Oregon school finds success with the ‘Fit to Live and Learn’ physical education program

22 May


The goal of this society should be to raise healthy and happy children who will grow into concerned and involved adults who care about their fellow citizens and environment. In order to accomplish this goal, all children must receive a good basic education and in order to achieve that goal, children must arrive at school, ready to learn.There is an epidemic of childhood obesity and obesity is often prevalent among poor children. The American Heart Associationhas some great information about Physical Activity and Children http://www.heart.org/HEARTORG/GettingHealthy/Physical-Activity-and-Children_UCM_304053_Article.jsp#.TummU1bfW-c


An Oregon school has had success with a physical education program called “Fit to Live and Learn” which is based on the book the book “Spark” by Dr. John J. Ratey.


Portland Public School News reported about the success Benson school has had with the “Fit to Live and Learn” program in the article, New Benson PE/Health curriculum is fat-burning success:



Benson teachers have redesigned their PE/Health curriculum with pound-shedding and academic-performance-enhancing results for students.


PE/Health teachers Katie Meyer and Linda McLellan began talking last year about re-designing their curriculum. After reading the book “Spark” by Dr. John J. Ratey, they decided to blend PE and Health into one course taught daily for a block period. Fit to Live and Learn was born.


The book presents a strong argument for the connection between brain function and physical activity. Benson’s Fit to Live & Learn program provides physical activity for freshmen everyday as well as lessons on how to maintain a healthy lifestyle. Students set physical and academic goals and track their progress.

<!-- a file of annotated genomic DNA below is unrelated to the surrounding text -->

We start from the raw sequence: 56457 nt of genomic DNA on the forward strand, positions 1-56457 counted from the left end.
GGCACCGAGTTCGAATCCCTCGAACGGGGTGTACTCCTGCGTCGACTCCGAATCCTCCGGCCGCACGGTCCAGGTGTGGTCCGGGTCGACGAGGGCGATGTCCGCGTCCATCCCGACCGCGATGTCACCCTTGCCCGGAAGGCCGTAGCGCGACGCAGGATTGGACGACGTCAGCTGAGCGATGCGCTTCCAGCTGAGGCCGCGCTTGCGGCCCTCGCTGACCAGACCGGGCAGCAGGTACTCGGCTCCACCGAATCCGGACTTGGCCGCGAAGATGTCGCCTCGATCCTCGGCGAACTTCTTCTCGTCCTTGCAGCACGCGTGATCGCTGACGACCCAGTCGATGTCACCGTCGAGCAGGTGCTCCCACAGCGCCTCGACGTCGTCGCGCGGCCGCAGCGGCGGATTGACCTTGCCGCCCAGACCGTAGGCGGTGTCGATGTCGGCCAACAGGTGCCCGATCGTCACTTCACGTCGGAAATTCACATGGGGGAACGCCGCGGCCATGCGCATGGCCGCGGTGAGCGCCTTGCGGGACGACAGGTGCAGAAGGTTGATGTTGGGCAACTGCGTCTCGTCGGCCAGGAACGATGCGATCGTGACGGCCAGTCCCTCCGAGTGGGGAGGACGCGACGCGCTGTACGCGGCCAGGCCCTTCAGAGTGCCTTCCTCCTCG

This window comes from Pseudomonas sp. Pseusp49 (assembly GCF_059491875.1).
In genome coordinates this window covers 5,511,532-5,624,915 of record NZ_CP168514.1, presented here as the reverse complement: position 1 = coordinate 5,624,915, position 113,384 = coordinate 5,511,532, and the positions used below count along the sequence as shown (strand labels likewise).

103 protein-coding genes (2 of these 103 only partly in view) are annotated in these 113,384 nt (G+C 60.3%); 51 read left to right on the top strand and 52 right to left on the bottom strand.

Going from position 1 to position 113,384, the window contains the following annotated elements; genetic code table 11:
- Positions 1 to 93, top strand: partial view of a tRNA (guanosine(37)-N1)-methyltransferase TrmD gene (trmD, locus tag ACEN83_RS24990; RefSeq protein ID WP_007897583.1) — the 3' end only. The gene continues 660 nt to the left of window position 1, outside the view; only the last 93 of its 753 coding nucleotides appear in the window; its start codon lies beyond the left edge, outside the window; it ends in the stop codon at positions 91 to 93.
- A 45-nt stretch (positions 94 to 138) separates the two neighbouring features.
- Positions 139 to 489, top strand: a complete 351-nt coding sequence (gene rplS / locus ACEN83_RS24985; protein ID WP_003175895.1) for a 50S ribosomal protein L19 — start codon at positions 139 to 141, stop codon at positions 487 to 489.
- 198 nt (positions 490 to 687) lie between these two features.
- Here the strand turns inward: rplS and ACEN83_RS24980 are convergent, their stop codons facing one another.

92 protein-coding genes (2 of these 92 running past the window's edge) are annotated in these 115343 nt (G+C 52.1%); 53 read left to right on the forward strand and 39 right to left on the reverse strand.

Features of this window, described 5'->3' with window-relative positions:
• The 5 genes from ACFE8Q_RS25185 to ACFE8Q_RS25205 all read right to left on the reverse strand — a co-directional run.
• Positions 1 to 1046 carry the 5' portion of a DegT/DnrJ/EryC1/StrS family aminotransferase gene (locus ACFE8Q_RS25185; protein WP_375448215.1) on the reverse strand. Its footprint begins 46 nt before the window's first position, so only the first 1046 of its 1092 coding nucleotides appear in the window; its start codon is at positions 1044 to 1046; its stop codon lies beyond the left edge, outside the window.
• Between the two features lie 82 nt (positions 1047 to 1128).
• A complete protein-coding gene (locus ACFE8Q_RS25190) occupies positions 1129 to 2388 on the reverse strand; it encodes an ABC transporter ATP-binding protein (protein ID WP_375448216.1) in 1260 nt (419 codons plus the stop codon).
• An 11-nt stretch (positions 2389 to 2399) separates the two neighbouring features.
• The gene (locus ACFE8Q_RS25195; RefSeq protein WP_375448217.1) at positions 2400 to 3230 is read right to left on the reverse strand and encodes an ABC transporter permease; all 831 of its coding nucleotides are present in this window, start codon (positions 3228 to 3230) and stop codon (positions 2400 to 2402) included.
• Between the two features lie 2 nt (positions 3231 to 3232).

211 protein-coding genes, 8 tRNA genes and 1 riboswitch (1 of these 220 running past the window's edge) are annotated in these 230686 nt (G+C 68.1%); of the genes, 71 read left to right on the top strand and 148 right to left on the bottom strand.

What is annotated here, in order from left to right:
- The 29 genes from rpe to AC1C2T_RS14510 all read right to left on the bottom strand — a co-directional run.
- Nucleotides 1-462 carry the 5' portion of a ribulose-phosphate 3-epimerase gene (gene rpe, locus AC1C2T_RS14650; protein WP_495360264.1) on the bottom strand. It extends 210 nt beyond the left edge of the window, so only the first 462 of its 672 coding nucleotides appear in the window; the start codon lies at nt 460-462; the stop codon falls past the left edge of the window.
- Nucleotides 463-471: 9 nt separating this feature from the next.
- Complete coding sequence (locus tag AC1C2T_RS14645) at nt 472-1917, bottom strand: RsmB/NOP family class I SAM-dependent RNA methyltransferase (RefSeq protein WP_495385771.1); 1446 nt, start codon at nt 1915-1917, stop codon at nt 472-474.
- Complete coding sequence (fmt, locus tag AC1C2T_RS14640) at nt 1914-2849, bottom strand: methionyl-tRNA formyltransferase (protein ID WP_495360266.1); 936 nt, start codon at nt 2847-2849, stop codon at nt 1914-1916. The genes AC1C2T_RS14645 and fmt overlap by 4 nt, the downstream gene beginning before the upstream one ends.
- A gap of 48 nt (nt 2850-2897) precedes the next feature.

Benson has a full time Health Corps staff member, Amy Barras, who has also been instrumental in the design of the program and has assisted in forging community partnerships and writing grants. Nike has contributed $20,000 and a Nike fuel band for every freshman to use the second semester to track their exercise. Approximately 30 staff members are also participating in the fuel band activity.


Decisive results


The results in the first three months of the program have been compelling:


  • 240 freshmen lost a total of 868 pounds – 3.6 pounds per student on average – with one student losing 39 pounds.

  • Endurance has improved with 300 total minutes cut from the mile run time, an average improvement of 1.3 minutes per student.


In addition, compared to last year’s freshmen, there is preliminary data that shows an increase in the number of students who successfully earned credit the first semester and a decrease in freshman referrals for disciplinary reasons compared to last year.


“Health Corps is very interested in the design of the program and will potentially use it as a model for other high schools,” said Principal Carol Campbell. “The teachers are using the data as part of their professional development this year in the form of action research. Congratulations to Katie Meyer, Linda McLellan and Amy Barras for their collaboration and hard work, thanks to Nike for being such a great partner and way to go Benson freshmen!”


Benson students “weigh in” on experience:


It helps me stay fit and also teaches me that if I don’t exercise in the future, a lot of health issues could come up.”

“I have become very responsible since I started this class.”

“I love the fact that I have good sleep, I feel stronger and it releases my stress….”